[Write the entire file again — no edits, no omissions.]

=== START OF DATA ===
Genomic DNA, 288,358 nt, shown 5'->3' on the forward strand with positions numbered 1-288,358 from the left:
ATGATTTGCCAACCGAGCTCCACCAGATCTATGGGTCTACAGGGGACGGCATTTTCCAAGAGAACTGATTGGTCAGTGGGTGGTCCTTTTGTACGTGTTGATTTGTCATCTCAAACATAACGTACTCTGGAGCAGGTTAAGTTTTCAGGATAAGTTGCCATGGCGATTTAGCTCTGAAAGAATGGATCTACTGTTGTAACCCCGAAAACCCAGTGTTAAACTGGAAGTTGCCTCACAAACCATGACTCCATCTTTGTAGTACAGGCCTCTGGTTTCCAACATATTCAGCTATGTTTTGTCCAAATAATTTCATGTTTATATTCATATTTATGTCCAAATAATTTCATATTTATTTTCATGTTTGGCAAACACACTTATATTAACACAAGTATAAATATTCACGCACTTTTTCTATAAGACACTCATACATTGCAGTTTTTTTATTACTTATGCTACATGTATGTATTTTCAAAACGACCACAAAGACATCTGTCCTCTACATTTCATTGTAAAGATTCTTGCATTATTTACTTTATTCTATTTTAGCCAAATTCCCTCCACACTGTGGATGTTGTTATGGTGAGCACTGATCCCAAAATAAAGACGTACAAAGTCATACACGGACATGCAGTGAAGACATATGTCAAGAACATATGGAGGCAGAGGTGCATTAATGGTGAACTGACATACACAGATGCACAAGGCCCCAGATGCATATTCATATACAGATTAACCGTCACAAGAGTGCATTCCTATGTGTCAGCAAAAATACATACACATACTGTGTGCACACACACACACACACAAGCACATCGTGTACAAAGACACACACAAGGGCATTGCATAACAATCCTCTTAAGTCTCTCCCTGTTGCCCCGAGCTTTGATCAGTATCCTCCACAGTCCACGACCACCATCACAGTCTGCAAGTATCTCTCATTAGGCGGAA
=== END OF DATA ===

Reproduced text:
Genomic DNA, 288,358 nt, shown 5'->3' on the forward strand with positions numbered 1-288,358 from the left:
ATGATTTGCCAACCGAGCTCCACCAGATCTATGGGTCTACAGGGGACGGCATTTTCCAAGAGAACTGATTGGTCAGTGGGTGGTCCTTTTGTACGTGTTGATTTGTCATCTCAAACATAACGTACTCTGGAGCAGGTTAAGTTTTCAGGATAAGTTGCCATGGCGATTTAGCTCTGAAAGAATGGATCTACTGTTGTAACCCCGAAAACCCAGTGTTAAACTGGAAGTTGCCTCACAAACCATGACTCCATCTTTGTAGTACAGGCCTCTGGTTTCCAACATATTCAGCTATGTTTTGTCCAAATAATTTCATGTTTATATTCATATTTATGTCCAAATAATTTCATATTTATTTTCATGTTTGGCAAACACACTTATATTAACACAAGTATAAATATTCACGCACTTTTTCTATAAGACACTCATACATTGCAGTTTTTTTATTACTTATGCTACATGTATGTATTTTCAAAACGACCACAAAGACATCTGTCCTCTACATTTCATTGTAAAGATTCTTGCATTATTTACTTTATTCTATTTTAGCCAAATTCCCTCCACACTGTGGATGTTGTTATGGTGAGCACTGATCCCAAAATAAAGACGTACAAAGTCATACACGGACATGCAGTGAAGACATATGTCAAGAACATATGGAGGCAGAGGTGCATTAATGGTGAACTGACATACACAGATGCACAAGGCCCCAGATGCATATTCATATACAGATTAACCGTCACAAGAGTGCATTCCTATGTGTCAGCAAAAATACATACACATACTGTGTGCACACACACACACACACAAGCACATCGTGTACAAAGACACACACAAGGGCATTGCATAACAATCCTCTTAAGTCTCTCCCTGTTGCCCCGAGCTTTGATCAGTATCCTCCACAGTCCACGACCACCATCACAGTCTGCAAGTATCTCTCATTAGGCGGAA